Borderline Personality Disorder – Validation versus Invalidation of Emotional Experience.
What is validation for people with Borderline Personality Disorder? Let’s start by saying what it isn’t. Validation does not mean agreeing with person with BPD, it’s not giving compliments, it is not letting go of your boundaries, it is not letting go of your limits, it’s not about teaching and it’s not about convincing them of a different position of an argument. Validation is essentially a de-escalating skill.
Invalidation is when people’s emotional experience is rejected, ignored, dismissed, judged or punished. This makes it difficult for sensitive people to regulate their emotions. No-one enjoys those experiences. Invalidations is blaming, discounting experience, problem solving without understanding, minimising harm done and can be conveyed with body language, facial expressions and tone of voice. Most well-intentioned people want to fix or cure what they feel is wrong with the person with BPD. This can be because they want to encourage, cheer lead, have a fear of emotions, have a different world view or simply do not understand BPD.
Validation is important because it supports people’s emotional response; it can help people understand that their feelings and emotions make sense and are real. It can improve relationships with better communication. When people with BPD feel understood and know you are trying to understand their experience, they can feel validated. Validate emotions, not thoughts or statements. Everyone has their own psychological truth and we need to be open to correction.
Validation is also important because people with BPD experience emotions far more deeply and intensely. They are quicker to rise up, stay elevated for longer and are much slower to return to “baseline.” There is a skills deficit for identifying and validating their own emotions.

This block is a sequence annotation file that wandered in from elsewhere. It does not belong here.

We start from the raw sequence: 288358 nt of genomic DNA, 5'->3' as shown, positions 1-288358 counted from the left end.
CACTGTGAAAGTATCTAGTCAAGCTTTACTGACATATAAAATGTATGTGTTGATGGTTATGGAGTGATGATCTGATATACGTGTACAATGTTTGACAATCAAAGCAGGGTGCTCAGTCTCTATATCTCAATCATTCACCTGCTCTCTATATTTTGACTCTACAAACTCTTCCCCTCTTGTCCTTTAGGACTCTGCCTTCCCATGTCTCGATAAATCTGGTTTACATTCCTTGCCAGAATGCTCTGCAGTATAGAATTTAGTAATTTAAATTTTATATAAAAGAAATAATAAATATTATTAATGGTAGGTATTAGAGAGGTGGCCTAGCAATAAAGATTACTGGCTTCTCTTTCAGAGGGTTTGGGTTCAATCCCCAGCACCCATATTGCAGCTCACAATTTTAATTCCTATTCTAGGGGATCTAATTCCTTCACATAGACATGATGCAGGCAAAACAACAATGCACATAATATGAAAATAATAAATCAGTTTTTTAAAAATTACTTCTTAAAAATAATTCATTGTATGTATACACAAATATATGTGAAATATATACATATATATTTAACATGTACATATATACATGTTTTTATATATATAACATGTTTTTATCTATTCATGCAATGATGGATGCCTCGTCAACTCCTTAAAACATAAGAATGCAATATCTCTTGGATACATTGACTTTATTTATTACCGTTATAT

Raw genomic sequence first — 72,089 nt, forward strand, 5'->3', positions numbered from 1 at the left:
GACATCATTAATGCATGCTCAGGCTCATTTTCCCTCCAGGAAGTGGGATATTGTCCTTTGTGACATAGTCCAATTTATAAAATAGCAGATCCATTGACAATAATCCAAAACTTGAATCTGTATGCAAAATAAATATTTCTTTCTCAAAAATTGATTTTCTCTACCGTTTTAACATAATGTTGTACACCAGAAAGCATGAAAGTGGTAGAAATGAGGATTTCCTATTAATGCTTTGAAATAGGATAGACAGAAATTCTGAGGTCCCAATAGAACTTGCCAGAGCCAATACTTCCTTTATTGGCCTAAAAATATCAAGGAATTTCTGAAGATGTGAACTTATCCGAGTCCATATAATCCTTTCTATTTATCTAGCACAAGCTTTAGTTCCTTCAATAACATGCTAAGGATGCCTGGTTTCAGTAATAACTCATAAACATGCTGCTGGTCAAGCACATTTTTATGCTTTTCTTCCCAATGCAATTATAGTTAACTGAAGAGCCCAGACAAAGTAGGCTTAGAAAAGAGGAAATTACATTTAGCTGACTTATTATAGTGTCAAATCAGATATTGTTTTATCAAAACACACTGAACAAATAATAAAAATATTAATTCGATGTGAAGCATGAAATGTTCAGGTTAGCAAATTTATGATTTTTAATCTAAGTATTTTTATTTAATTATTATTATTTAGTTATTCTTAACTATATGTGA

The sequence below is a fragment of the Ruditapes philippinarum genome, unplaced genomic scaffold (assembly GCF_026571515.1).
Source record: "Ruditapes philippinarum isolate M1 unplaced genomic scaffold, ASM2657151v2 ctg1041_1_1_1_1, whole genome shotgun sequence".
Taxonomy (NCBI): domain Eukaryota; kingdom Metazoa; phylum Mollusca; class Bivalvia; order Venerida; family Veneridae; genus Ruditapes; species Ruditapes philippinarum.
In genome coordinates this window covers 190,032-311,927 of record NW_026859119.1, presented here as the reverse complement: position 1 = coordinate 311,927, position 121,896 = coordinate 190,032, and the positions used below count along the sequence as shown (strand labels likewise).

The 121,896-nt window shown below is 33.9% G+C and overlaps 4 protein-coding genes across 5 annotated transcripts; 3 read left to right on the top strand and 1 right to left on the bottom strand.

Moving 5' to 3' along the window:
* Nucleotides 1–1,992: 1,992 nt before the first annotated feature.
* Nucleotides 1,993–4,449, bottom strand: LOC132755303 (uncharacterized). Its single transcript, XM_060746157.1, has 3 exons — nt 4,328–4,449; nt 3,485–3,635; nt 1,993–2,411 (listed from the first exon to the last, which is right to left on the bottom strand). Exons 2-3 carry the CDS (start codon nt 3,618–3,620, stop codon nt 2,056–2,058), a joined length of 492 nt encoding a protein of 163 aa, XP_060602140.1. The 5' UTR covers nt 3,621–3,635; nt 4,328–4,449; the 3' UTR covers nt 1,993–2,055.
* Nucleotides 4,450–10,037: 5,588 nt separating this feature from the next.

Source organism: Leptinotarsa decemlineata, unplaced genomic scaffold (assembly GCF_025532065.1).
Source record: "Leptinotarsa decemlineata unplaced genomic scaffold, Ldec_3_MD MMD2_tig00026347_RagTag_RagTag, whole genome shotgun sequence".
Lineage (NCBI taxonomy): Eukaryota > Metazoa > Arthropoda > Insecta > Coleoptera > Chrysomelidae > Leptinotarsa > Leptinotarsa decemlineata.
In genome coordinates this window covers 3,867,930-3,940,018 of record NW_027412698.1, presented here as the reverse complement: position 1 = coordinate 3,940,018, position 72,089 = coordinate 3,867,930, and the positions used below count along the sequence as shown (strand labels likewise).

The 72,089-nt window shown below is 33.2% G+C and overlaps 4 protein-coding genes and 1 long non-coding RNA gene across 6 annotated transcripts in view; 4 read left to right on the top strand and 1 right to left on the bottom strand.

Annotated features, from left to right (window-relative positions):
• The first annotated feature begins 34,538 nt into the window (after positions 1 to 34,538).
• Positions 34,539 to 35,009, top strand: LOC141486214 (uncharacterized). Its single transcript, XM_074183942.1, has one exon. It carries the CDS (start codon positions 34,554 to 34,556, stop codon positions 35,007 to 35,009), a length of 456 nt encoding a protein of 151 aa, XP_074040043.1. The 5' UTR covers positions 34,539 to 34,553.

Be mindful and pay attention, look and act interested, make eye contact, turn your mobile phone off and give the person your undivided attention. Actively listen, reflect back, reframe what you understand they are saying until you get it accurate but do not treat the person with BPD as fragile or incompetent. When we get this wrong there can be an emotional outburst or a complete shut-down. But when we get it right, it decreases the emotional intensity.
Relationships work both ways and when we change our behaviour, it can change the other person. People can have profound effects on each other. There are barriers to validations including fear, judgements, exhaustion, feeling overwhelmed, self-blame and holding onto the past.
Having BPD is not much fun when you feel as though the world is an invalidating place. It’s horrible to experience so much emotional hurt and pain that other people cannot see. Feelings are very real, and out of proportion to the incident, yet by validating feelings, there can be a remarkably different response and that’s what can help deepen the relationship.